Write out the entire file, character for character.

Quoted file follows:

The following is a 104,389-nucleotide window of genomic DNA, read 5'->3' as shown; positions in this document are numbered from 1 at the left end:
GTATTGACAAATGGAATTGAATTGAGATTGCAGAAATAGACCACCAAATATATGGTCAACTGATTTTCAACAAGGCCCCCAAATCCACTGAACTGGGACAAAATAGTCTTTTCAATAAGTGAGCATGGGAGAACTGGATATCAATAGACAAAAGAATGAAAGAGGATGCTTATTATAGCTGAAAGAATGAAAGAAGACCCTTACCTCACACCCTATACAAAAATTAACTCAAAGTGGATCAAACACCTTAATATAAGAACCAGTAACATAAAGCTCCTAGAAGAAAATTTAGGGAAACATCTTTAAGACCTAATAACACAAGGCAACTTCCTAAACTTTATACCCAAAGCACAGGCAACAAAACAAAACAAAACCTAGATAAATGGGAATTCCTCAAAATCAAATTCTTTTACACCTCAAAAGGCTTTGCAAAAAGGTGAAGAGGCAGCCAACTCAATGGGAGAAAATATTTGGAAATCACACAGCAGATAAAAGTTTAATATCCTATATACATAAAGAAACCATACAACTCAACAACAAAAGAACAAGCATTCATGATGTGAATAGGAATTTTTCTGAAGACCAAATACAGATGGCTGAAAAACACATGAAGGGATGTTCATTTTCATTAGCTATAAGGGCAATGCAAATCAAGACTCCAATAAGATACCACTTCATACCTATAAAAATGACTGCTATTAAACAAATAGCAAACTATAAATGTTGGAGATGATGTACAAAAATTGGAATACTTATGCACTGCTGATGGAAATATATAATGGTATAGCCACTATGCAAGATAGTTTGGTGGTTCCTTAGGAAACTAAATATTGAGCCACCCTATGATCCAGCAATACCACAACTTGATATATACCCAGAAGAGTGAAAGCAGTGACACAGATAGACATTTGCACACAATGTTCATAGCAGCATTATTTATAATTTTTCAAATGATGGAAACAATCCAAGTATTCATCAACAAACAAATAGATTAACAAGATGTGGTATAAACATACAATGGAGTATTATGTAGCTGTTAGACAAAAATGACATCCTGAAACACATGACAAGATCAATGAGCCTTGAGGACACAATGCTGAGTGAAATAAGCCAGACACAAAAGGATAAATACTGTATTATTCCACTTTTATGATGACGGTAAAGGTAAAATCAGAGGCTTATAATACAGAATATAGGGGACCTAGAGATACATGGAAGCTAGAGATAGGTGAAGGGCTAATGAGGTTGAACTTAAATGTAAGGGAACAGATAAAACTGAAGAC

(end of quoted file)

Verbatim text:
The following is a 104,389-nucleotide window of genomic DNA, read 5'->3' as shown; positions in this document are numbered from 1 at the left end:
GTATTGACAAATGGAATTGAATTGAGATTGCAGAAATAGACCACCAAATATATGGTCAACTGATTTTCAACAAGGCCCCCAAATCCACTGAACTGGGACAAAATAGTCTTTTCAATAAGTGAGCATGGGAGAACTGGATATCAATAGACAAAAGAATGAAAGAGGATGCTTATTATAGCTGAAAGAATGAAAGAAGACCCTTACCTCACACCCTATACAAAAATTAACTCAAAGTGGATCAAACACCTTAATATAAGAACCAGTAACATAAAGCTCCTAGAAGAAAATTTAGGGAAACATCTTTAAGACCTAATAACACAAGGCAACTTCCTAAACTTTATACCCAAAGCACAGGCAACAAAACAAAACAAAACCTAGATAAATGGGAATTCCTCAAAATCAAATTCTTTTACACCTCAAAAGGCTTTGCAAAAAGGTGAAGAGGCAGCCAACTCAATGGGAGAAAATATTTGGAAATCACACAGCAGATAAAAGTTTAATATCCTATATACATAAAGAAACCATACAACTCAACAACAAAAGAACAAGCATTCATGATGTGAATAGGAATTTTTCTGAAGACCAAATACAGATGGCTGAAAAACACATGAAGGGATGTTCATTTTCATTAGCTATAAGGGCAATGCAAATCAAGACTCCAATAAGATACCACTTCATACCTATAAAAATGACTGCTATTAAACAAATAGCAAACTATAAATGTTGGAGATGATGTACAAAAATTGGAATACTTATGCACTGCTGATGGAAATATATAATGGTATAGCCACTATGCAAGATAGTTTGGTGGTTCCTTAGGAAACTAAATATTGAGCCACCCTATGATCCAGCAATACCACAACTTGATATATACCCAGAAGAGTGAAAGCAGTGACACAGATAGACATTTGCACACAATGTTCATAGCAGCATTATTTATAATTTTTCAAATGATGGAAACAATCCAAGTATTCATCAACAAACAAATAGATTAACAAGATGTGGTATAAACATACAATGGAGTATTATGTAGCTGTTAGACAAAAATGACATCCTGAAACACATGACAAGATCAATGAGCCTTGAGGACACAATGCTGAGTGAAATAAGCCAGACACAAAAGGATAAATACTGTATTATTCCACTTTTATGATGACGGTAAAGGTAAAATCAGAGGCTTATAATACAGAATATAGGGGACCTAGAGATACATGGAAGCTAGAGATAGGTGAAGGGCTAATGAGGTTGAACTTAAATGTAAGGGAACAGATAAAACTGAAGAC